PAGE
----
Ireland never gained the celebrity of those other combative, muckraking, left-wing journalists who made their names covering the Big Apple in the ’60s and ’70s—men like James Ridgeway, Jack Newfield, Pete Hamill, and Jimmy Breslin. This was attributable to a compounding of two factors. The first was his proud homosexuality, which, unlike the vast majority of gay journalists at the time who chose to remain closeted, left him completely without shame and provided a rich array of subject matter. The second, which would not in and of itself have obstructed his career prospects were it not for the first, was a willingness to make enemies on the left.
Ireland was the opposite of a careerist and that’s the trait that those of us who disagreed with him fervently had to admire. Though he despised former New York City Mayor Ed Koch (more on that later) and found himself admiring the more romantically liberal Mario Cuomo, he did not hesitate to relate to readers how the Hamlet on the Hudson once divulged a rumor to him, point blank, about Koch being arrested over a dispute with a male hustler.
Ireland didn’t care if a prominent liberal editor who might employ him some day took offense at being called out as a bigot; if it needed to be said, Ireland would say it. In that same Nation article, he interspersed his own prose with news clippings from around the country detailing vicious gay bashings, drawing an explicit correlation between political indifference and societal violence. The New Republic, he wrote, was a “bastion of editorial homophobia.” Jimmy Breslin, hero of the city’s underclass, nevertheless picked on gays, calling the Voice a “fag paper,” a description that would come as news to those participants in the Stonewall Riots of just a few years earlier who saw themselves described as “forces of faggotry” and “limp wrists” by the downtown rag.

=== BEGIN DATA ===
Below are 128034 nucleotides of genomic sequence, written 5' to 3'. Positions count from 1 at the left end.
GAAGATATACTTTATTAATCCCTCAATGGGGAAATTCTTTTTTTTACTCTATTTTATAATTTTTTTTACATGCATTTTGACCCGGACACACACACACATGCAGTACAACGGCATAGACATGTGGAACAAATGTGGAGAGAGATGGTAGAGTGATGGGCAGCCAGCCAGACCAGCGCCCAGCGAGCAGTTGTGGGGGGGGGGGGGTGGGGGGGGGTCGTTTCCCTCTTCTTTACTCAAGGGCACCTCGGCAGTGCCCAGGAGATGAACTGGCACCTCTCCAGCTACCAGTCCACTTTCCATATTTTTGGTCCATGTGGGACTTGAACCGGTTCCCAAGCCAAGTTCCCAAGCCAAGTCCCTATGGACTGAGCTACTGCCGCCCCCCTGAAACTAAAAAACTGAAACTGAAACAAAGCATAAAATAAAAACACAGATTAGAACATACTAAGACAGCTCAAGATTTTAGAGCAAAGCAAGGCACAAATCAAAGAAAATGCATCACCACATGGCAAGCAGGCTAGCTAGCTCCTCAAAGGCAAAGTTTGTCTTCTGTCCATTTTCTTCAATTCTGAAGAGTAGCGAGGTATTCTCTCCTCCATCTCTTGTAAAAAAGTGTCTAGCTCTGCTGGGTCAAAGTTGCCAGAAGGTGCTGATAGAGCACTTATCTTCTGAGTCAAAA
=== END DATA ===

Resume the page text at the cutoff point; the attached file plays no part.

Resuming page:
Ireland excoriated every publication of the highbrow American left, from The New York Times to The New Yorker—which had rejected an advertisement by a small-circulation gay literary magazine “with no protest from the host of New Yorker writers”—to The New York Review of Books. For calling out “the liberal isolation from and hostility toward the homosexual rights movement,” an estrangement that he alleged was “tantamount to complicity in that violence” directed against gays, Ireland all but assured his unsuitability for employment in bien pensant liberal journalism.
Which is a shame because reading this collection assembled by the pioneering professor of gay studies Martin Duberman, one comes to appreciate Ireland’s stylistic talents and wide-ranging interests. An autodidact who never graduated college, Ireland could write on nearly every subject, not always with the same degree of fluency but with a natural curiosity visible in every piece. Here was that rare writer adept at foreign correspondence, political polemic, literary review, activist militant bulletin, and investigative journalism. The most riveting piece in the collection is a long, first-hand account of “The Rambles,” a popular ’70s-era cruising ground in Central Park. Alongside articles about Middle East political developments and undue corporate power over American politics is a review of a history of French homosexuality (Ireland lived in France for most of the ’80s), detailing a “secretive homo Freemasonry dominated by ultramontane Catholics.” If I had to describe the sui generis Ireland, he was some combination of Joseph Mitchell, Larry Kramer, and Christopher Hitchens, of whom Ireland wrote arguably the best—and certainly the most tender—obituary, not a small feat considering how Hitchens was one of the most eulogized journalists of our time.